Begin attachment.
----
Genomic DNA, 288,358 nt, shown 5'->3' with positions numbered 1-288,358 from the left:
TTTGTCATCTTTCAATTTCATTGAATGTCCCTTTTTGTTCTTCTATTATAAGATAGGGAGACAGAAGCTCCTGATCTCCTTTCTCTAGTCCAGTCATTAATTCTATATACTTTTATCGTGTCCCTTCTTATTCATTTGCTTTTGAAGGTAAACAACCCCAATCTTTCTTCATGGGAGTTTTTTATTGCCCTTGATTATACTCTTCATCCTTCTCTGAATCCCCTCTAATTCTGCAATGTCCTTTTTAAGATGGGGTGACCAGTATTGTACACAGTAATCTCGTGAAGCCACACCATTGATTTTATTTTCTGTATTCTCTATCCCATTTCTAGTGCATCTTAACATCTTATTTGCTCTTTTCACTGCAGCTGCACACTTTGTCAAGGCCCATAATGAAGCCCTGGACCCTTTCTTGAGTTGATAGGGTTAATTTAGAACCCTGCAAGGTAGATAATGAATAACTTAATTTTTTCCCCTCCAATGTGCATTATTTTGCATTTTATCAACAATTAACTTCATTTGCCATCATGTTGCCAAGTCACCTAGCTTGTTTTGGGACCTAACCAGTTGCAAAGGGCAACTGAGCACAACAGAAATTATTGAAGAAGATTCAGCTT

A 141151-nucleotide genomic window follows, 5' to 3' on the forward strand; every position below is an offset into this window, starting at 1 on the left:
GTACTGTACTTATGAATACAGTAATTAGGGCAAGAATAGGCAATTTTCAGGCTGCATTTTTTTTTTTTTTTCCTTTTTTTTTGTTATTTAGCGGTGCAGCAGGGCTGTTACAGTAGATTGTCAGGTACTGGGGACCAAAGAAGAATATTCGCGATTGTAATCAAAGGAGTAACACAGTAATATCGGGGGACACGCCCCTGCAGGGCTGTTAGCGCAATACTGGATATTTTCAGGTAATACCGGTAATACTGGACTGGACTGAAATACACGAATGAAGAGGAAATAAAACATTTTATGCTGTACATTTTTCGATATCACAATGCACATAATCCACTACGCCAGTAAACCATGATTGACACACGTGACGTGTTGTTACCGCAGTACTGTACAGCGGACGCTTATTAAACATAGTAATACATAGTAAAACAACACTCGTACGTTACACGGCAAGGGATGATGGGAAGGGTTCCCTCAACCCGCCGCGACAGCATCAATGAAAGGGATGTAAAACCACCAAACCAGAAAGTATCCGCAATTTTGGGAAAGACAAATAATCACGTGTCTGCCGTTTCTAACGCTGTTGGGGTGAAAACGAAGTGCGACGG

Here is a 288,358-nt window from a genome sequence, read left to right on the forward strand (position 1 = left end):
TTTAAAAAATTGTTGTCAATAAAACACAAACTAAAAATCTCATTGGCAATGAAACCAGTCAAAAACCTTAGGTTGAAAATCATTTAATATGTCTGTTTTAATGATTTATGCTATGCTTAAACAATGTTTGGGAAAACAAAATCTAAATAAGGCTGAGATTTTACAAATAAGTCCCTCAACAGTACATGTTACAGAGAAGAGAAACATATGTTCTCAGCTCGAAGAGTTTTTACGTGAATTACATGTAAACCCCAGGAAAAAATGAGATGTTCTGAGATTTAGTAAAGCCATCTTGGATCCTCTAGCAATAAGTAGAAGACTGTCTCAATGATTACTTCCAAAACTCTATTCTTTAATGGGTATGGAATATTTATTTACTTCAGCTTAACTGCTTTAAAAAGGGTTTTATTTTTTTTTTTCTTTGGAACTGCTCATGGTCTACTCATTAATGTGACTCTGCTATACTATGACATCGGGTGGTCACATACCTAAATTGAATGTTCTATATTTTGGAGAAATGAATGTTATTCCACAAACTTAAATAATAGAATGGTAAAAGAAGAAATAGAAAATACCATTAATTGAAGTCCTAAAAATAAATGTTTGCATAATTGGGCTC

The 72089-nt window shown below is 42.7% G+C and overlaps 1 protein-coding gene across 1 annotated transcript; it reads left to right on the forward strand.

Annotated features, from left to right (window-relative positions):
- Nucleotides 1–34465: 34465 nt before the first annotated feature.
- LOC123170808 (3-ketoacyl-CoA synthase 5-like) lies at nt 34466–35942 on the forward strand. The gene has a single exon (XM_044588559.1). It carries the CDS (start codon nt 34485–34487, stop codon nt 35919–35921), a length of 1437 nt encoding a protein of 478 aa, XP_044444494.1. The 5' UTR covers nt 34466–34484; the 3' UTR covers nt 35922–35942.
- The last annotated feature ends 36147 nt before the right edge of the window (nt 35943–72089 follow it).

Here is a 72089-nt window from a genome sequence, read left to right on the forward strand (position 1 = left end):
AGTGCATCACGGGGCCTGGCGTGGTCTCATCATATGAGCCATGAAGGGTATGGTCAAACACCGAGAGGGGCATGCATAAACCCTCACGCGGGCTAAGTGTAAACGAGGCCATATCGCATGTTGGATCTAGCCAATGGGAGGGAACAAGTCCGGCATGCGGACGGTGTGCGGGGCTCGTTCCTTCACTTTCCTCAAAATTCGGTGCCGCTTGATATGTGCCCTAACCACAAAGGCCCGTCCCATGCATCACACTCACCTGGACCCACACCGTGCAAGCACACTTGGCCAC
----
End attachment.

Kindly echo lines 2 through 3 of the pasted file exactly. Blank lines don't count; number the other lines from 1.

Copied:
TTTGTCATCTTTCAATTTCATTGAATGTCCCTTTTTGTTCTTCTATTATAAGATAGGGAGACAGAAGCTCCTGATCTCCTTTCTCTAGTCCAGTCATTAATTCTATATACTTTTATCGTGTCCCTTCTTATTCATTTGCTTTTGAAGGTAAACAACCCCAATCTTTCTTCATGGGAGTTTTTTATTGCCCTTGATTATACTCTTCATCCTTCTCTGAATCCCCTCTAATTCTGCAATGTCCTTTTTAAGATGGGGTGACCAGTATTGTACACAGTAATCTCGTGAAGCCACACCATTGATTTTATTTTCTGTATTCTCTATCCCATTTCTAGTGCATCTTAACATCTTATTTGCTCTTTTCACTGCAGCTGCACACTTTGTCAAGGCCCATAATGAAGCCCTGGACCCTTTCTTGAGTTGATAGGGTTAATTTAGAACCCTGCAAGGTAGATAATGAATAACTTAATTTTTTCCCCTCCAATGTGCATTATTTTGCATTTTATCAACAATTAACTTCATTTGCCATCATGTTGCCAAGTCACCTAGCTTGTTTTGGGACCTAACCAGTTGCAAAGGGCAACTGAGCACAACAGAAATTATTGAAGAAGATTCAGCTT

A 141151-nucleotide genomic window follows, 5' to 3' on the forward strand; every position below is an offset into this window, starting at 1 on the left: